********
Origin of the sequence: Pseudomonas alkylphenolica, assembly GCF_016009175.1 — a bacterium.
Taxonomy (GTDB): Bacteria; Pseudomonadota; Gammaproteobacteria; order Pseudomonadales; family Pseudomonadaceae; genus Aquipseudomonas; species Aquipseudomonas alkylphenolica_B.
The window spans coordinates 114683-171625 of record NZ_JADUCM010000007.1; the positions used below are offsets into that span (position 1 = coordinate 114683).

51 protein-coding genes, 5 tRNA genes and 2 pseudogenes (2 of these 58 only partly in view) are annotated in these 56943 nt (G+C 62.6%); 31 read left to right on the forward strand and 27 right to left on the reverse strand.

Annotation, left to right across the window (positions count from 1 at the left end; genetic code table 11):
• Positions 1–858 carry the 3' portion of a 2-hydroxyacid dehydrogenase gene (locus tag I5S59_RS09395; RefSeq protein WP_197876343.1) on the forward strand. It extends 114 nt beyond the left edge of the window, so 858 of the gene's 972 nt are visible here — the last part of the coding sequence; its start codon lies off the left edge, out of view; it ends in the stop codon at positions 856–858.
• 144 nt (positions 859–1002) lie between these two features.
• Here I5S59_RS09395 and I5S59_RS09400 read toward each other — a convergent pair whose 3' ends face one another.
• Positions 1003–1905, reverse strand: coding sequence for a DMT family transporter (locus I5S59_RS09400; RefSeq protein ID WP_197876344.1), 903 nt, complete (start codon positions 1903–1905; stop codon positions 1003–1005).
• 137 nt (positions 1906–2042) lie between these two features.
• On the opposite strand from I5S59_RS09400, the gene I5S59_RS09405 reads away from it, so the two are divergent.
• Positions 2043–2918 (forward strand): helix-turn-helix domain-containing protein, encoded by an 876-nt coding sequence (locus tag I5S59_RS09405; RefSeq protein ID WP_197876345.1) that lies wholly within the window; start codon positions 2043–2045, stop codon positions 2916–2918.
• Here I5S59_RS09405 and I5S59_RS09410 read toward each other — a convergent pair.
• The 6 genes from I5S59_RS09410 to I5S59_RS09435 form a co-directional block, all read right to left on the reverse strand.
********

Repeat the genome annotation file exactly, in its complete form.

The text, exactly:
Origin of the sequence: Pseudomonas alkylphenolica, assembly GCF_016009175.1 — a bacterium.
Taxonomy (GTDB): Bacteria; Pseudomonadota; Gammaproteobacteria; order Pseudomonadales; family Pseudomonadaceae; genus Aquipseudomonas; species Aquipseudomonas alkylphenolica_B.
The window spans coordinates 114683-171625 of record NZ_JADUCM010000007.1; the positions used below are offsets into that span (position 1 = coordinate 114683).

51 protein-coding genes, 5 tRNA genes and 2 pseudogenes (2 of these 58 only partly in view) are annotated in these 56943 nt (G+C 62.6%); 31 read left to right on the forward strand and 27 right to left on the reverse strand.

Annotation, left to right across the window (positions count from 1 at the left end; genetic code table 11):
• Positions 1–858 carry the 3' portion of a 2-hydroxyacid dehydrogenase gene (locus tag I5S59_RS09395; RefSeq protein WP_197876343.1) on the forward strand. It extends 114 nt beyond the left edge of the window, so 858 of the gene's 972 nt are visible here — the last part of the coding sequence; its start codon lies off the left edge, out of view; it ends in the stop codon at positions 856–858.
• 144 nt (positions 859–1002) lie between these two features.
• Here I5S59_RS09395 and I5S59_RS09400 read toward each other — a convergent pair whose 3' ends face one another.
• Positions 1003–1905, reverse strand: coding sequence for a DMT family transporter (locus I5S59_RS09400; RefSeq protein ID WP_197876344.1), 903 nt, complete (start codon positions 1903–1905; stop codon positions 1003–1005).
• 137 nt (positions 1906–2042) lie between these two features.
• On the opposite strand from I5S59_RS09400, the gene I5S59_RS09405 reads away from it, so the two are divergent.
• Positions 2043–2918 (forward strand): helix-turn-helix domain-containing protein, encoded by an 876-nt coding sequence (locus tag I5S59_RS09405; RefSeq protein ID WP_197876345.1) that lies wholly within the window; start codon positions 2043–2045, stop codon positions 2916–2918.
• Here I5S59_RS09405 and I5S59_RS09410 read toward each other — a convergent pair.
• The 6 genes from I5S59_RS09410 to I5S59_RS09435 form a co-directional block, all read right to left on the reverse strand.